The subsequent pulling together of the most star studded line-up in the history of live rock music by Geldof and Harvey Weinstein for gigs at Wembley Stadium and in Philadelphia was a phenomenal feat – even if the London concert eclipsed its American cousin.
Live Aid Wembley featured many memorable moments from Status Quo’s raucous opener, ‘Rockin’ All Over The World’ to Elvis Costello’s sparse cover of The Beatles’ ‘All You Need Is Love’. Bono propelled U2 to superstardom by leaping off the stage to dance with a girl during ‘Bad’ but it was Freddie Mercury who reigned supreme with a stunning display of showmanship during Queen’s set.
The two most stirring moments, however, were Bob Geldof’s passionate haranguing of the BBC1 audience to donate money (including his use of the f word) and the Canadian Broadcasting Company’s shocking video of dying Ethiopian children to the soundtrack of The Cars’ chart hit ‘Drive’.
No fundraising concert has subsequently matched the emotional pull and power of Live Aid which really made a generation believe they could change the world.
The Three Tenors
It may not have been the best World Cup as far as the quality of its football was concerned but Italia ’90 more than made up for it with spectacle.
But it has had another lasting legacy. It brought opera to the masses.
It is impossible now to listen to Luciano Pavarotti’s version of Puccini’s ‘Nessun Dorma’ from ‘Turnadot’ without thinking of the opening credits of BBC1’s coverage of the tournament.
The World Cup also gave us a magical night of music in Rome, on the eve of the final, when the world’s greatest tenors – Pavarotti, Placido Domingo and Jose Careras, performed at the Baths of Caracalla, with Zuban Mehta conducting the orchestras of the Maggio Musicale Fiorentino and the Teatro dell’Opera di Roma.
Purists may have turned their noses up at the three tenors performing opera and Neopolitan classics at a charity concert before the World Cup final but their appearance helped popularise classical music and bring opera out of the opera houses.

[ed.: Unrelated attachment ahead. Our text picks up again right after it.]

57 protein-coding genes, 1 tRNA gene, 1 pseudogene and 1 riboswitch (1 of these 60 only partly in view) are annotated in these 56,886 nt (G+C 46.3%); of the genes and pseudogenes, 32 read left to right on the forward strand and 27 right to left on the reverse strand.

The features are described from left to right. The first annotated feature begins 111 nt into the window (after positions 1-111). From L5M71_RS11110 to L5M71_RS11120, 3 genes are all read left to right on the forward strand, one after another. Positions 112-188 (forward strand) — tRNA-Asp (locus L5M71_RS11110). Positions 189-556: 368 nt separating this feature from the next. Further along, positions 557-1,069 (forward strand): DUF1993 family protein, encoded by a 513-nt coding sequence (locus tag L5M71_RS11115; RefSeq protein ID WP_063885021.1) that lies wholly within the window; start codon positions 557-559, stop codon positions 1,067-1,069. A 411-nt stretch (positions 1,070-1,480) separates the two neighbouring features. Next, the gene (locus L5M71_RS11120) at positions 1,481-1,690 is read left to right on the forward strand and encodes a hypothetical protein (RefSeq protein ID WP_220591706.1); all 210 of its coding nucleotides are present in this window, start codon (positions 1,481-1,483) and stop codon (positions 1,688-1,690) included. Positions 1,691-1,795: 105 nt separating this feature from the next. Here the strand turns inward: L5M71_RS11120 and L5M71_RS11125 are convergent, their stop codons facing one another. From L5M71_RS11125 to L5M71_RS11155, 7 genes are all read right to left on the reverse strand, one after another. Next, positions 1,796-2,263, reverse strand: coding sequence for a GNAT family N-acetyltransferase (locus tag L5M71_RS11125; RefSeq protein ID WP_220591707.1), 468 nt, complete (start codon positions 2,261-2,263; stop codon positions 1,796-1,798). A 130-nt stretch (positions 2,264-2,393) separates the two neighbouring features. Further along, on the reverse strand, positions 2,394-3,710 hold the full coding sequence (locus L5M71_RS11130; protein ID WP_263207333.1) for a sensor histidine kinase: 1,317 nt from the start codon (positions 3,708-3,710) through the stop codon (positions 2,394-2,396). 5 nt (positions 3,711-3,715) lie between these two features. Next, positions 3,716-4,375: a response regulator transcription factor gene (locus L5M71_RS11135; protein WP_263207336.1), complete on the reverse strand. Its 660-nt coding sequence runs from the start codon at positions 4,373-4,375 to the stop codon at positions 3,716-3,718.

As they sang ‘O Sole Mio’, it was an absolute joy to watch three tenors at the top of their game, revelling in each other’s talent.
Red, Hot and Blue
In the wake of Live Aid, rock and pop stars rushed to promote an array of good causes and so we had Kurd Aid, Mandela Day, Sting’s Rainforest Foundation and Amnesty International’s Conspiracy of Hope tour.
However in 1990, as the world wrestled with the devastating effects of HIV and AIDS, ABC Television in the United States came up with a more novel approach to raising funds for a very important cause.
They took the music of Cole Porter and asked contemporary artists including Annie Lennox, the Jungle Brothers and Sinead O’Connor, to reinterpret his work with videos shot by movie directors.
And so audiences were treated to Talking Heads frontman, David Byrne tackling the video and song for ‘Don’t Fence Me In’, filmmaker Alex Cox, Iggy Pop and Deborah Harry coming up with ‘Well, Did You Evah?’ Wim Wenders and U2’s powerful version of ‘Night and Day’ and Neil Jordan, The Pogues and Kirsty McColl’s delightful take on ‘Miss Otis Regrets/Just One of Those Things’.
The programme, broadcast on World Aids Day on Channel 4, served as a brilliant reminder of the lyrical and musical genius of one of America’s greatest songwriters by making his songs relevant to contemporary society. At the same time, the programme challenged head on the ignorance around HIV, with Adelle Lutz and Sandy McLeod’s video for Erasure’s version of ‘Too Darn Hot’ standing out as a particular gem.
Late, Late Show – Dubliners, The Chieftains, Christy Moore, Donal Lunny, Omagh Bomb Tributes
Britain may have had ‘The Last Night of the Proms’ but the tributes om Gay Byrne’s ‘Late, Late Show’ to some of the biggest names in Irish music were typically Irish affairs – bringing likely and unlikely collaborators together for evenings of anecdotes, maudlin reflections and raucous musical sessions.